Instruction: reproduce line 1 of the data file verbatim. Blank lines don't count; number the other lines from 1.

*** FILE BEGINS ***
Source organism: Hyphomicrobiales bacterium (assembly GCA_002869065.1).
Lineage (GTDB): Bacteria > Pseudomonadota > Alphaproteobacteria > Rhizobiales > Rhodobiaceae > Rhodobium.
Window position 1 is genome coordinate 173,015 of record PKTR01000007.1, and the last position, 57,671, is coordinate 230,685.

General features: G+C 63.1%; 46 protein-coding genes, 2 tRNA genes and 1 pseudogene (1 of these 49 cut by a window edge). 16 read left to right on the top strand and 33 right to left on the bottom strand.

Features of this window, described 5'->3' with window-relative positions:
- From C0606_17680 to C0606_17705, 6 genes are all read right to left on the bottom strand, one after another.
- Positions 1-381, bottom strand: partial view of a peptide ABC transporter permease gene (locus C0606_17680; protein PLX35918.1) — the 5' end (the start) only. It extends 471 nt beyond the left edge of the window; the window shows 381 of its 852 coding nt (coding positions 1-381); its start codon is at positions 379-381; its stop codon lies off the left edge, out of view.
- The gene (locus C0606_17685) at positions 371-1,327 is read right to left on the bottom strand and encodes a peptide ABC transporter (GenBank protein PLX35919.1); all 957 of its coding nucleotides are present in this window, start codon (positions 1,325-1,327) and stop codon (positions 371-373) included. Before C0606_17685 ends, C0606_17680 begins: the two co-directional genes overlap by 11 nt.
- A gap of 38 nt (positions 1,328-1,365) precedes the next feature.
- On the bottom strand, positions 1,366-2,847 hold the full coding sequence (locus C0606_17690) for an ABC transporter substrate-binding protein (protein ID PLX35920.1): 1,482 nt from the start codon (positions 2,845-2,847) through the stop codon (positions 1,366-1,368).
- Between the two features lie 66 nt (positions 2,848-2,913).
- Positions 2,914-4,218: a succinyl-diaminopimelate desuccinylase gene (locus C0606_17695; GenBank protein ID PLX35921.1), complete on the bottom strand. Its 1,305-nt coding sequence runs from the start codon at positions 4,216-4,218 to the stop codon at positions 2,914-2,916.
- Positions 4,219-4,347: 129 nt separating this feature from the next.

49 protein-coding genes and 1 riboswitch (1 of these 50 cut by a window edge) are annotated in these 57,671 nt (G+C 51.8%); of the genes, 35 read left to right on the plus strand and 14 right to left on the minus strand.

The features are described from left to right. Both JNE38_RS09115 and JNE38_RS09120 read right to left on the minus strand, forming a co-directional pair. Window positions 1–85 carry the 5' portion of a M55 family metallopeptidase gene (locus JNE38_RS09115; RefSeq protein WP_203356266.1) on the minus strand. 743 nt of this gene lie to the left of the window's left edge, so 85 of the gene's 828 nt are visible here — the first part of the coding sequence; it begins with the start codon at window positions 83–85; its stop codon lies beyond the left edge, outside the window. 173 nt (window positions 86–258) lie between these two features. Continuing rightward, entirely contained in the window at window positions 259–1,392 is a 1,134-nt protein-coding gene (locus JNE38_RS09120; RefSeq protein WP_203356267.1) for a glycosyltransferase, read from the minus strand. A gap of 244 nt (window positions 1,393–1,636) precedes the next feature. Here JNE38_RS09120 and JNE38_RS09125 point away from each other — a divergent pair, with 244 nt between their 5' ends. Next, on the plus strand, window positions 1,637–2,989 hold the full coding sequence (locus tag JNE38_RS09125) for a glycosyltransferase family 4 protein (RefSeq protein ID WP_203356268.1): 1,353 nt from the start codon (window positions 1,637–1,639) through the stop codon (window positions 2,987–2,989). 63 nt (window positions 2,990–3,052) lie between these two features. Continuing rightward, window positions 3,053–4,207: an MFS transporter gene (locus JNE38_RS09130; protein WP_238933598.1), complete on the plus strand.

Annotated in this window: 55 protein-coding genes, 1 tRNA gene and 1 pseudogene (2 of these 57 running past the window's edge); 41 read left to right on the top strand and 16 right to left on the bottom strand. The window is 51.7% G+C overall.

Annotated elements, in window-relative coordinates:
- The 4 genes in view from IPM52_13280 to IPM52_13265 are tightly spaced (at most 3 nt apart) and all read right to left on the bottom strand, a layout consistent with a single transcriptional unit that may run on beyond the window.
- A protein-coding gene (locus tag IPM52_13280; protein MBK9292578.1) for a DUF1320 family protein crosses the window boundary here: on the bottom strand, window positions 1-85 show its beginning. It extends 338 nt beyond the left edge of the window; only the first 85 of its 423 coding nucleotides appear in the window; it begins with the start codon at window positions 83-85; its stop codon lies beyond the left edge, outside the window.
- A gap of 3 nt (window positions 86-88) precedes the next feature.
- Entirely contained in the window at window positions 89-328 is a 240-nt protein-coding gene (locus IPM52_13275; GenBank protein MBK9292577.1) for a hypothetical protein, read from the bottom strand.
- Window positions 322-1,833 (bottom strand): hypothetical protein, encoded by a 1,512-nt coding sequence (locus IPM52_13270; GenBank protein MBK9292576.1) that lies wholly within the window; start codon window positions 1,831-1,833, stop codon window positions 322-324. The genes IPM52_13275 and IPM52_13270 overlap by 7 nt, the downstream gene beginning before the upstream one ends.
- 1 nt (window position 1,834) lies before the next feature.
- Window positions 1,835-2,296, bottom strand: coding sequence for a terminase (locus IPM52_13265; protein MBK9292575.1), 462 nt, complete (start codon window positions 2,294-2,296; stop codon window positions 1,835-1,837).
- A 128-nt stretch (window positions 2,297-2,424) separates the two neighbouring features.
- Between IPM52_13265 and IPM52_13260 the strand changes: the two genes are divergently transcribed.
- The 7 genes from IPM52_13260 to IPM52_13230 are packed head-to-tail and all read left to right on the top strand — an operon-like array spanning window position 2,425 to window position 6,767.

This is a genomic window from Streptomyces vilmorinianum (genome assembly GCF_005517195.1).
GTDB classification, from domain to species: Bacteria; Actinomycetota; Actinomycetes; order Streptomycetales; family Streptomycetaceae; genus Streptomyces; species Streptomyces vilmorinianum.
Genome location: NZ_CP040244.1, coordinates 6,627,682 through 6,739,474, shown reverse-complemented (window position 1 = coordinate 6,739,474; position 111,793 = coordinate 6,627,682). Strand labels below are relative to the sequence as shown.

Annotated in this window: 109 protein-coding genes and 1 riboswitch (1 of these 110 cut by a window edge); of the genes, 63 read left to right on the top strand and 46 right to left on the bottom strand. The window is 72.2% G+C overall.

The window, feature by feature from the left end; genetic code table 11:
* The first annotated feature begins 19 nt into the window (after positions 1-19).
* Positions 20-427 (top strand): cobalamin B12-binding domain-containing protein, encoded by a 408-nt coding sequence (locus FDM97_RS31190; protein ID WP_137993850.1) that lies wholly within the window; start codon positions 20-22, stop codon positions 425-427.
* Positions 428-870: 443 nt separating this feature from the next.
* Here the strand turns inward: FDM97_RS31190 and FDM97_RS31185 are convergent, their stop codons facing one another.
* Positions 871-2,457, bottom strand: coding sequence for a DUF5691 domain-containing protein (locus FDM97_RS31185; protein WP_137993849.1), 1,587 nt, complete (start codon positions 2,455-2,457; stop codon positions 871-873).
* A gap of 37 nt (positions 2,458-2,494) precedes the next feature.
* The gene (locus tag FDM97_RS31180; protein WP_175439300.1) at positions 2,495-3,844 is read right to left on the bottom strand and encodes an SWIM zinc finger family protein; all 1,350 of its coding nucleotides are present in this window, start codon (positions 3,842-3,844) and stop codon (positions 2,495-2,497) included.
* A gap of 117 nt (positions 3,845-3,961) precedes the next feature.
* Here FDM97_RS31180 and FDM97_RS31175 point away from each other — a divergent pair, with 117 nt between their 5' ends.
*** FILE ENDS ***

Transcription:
Source organism: Hyphomicrobiales bacterium (assembly GCA_002869065.1).